Nearly 1,000 runners, including the 2011 winner Tom Owens, have entered the 60th Three Peaks Race in the Yorkshire Dales, which takes place tomorrow.
But a notable absentee from the race – billed as “the marathon with mountains” – is Joe Symonds, who was expected to return to attempt a third win in succession. The 30-year-old hopes to run for Scotland in the Commonwealth Games in July.
The trainee paediatrician, who works at Raigmore Hospital in Inverness, is understood to have entered the two-day Highlander Mountain Marathon, which is being run on the same weekend in the hills around Moidart in the Lochaber region of Scotland.
After winning the 2013 Three Peaks in a time of 2hrs 54mins 39secs, Symonds, who was brought up at Sedbergh, predicted he would be back this year to attempt to beat the achievement of his father, Hugh Symonds, of Kendal Athletics Club, who won in 1984, 1985 and 1987.
Now all eyes will be on Tom Owens, 32, from the Three Peaks main sponsor, the Salomon International Team, who won in 2hrs 53mins 34secs in 2011 and finished 8th in 2012.
His Salomon team-mate Thorbjorn Ludvigsen, 25, who has entered the Three Peaks for the first time, has an unusual pedigree. The Norwegian finished fourth in the International Union of Ultra Runners Trail World Championships in Connemara, Ireland, in 2011. Last year he finished second in the Limone Extreme VK SkyRace, which climbs from the shores of Lake Garda in Italy.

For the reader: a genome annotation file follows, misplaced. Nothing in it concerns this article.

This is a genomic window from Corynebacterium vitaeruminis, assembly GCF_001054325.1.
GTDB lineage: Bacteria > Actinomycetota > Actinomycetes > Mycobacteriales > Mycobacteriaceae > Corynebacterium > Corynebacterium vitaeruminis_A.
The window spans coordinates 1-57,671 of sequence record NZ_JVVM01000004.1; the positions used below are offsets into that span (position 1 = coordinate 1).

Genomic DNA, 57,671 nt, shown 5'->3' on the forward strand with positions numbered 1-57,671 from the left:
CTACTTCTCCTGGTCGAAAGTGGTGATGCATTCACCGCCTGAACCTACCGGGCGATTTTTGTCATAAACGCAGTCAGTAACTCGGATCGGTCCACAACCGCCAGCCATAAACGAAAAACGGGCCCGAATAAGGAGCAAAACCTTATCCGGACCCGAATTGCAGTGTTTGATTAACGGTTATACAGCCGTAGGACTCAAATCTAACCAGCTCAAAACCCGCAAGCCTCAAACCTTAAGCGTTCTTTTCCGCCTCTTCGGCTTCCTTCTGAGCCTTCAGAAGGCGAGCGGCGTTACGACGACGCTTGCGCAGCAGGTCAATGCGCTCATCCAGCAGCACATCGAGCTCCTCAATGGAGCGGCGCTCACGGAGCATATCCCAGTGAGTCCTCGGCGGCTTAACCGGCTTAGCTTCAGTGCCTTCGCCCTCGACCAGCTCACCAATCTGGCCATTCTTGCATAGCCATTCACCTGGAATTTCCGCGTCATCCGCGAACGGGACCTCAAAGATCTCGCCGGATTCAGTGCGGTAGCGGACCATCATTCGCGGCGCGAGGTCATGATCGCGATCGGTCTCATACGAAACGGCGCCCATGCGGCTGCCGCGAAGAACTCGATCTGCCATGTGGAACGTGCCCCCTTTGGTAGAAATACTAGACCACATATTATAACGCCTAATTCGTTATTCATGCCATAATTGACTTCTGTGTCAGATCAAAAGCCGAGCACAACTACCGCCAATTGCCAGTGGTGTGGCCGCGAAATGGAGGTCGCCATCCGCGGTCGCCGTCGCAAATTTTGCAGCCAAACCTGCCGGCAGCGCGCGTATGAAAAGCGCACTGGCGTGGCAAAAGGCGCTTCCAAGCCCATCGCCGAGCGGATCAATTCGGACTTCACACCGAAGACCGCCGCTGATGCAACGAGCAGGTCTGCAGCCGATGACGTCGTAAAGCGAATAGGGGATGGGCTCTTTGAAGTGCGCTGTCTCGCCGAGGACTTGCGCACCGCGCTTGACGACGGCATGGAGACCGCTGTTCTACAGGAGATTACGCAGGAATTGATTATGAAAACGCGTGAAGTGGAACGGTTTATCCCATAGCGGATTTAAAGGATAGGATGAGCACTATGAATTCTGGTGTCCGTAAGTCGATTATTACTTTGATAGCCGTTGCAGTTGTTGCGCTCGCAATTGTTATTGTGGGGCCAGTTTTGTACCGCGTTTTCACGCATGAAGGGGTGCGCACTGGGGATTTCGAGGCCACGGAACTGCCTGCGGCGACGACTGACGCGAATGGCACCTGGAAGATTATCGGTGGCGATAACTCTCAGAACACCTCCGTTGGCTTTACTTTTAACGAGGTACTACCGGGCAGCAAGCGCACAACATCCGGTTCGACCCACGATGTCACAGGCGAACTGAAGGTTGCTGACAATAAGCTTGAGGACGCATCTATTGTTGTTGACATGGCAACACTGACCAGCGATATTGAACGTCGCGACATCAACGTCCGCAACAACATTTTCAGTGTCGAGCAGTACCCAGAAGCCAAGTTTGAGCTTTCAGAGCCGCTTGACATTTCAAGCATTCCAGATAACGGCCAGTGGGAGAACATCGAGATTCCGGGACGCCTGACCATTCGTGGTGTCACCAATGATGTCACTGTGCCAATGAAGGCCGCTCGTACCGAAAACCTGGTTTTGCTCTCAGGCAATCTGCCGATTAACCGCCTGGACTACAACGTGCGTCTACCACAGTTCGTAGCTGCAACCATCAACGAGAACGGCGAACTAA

The Extreme course was designed by Skyrunning legend Fabio Meraldi. The VK race has 3,608ft of height gain in 1.86 miles. It takes place as light fades and the course is illuminated only by competitors’ head torches. Ludvigsen completed the 14.6 miles in 37mins 34secs.
In February Ludvigsen won the men’s race in the Empire State Building Run-up in New York, having finished second in 2013. He took 10mins 6secs for the vertical dash up 1,576 steps from the lobby to the 86th floor of the Empire State Building. The event, which has staggered start times, normally ends on the observation platform, but bad weather meant the 500 competitors finished inside.
Ludvigsen faces a different challenge as one of 996 entrants in the Three Peaks Race. It starts in Horton-in-Ribblesdale, near Settle, and traverses a 23-mile route over Penyghent, Whernside and Ingleborough with a total ascent of 5,279ft.
The race record for the current course is held by Andy Peace, of Bingley Harriers, who set 2hrs 46mins 3secs in 1996. The women’s record is held by a Czech professional runner, Anna Pichrtova, who achieved 3hrs 14mins 43secs when the Three Peaks hosted the World Mountain Running Challenge in 2008.
The Three Peaks on April 26 starts 30 minutes later than normal at 10.30am. This is to allow competitors in the Fellsman 100K to clear Ingleborough and Whernside before Three Peaks runners travel in the opposite direction. The Fellsman, which changed its date in 2012, is starting 30 minutes earlier from Ingleton.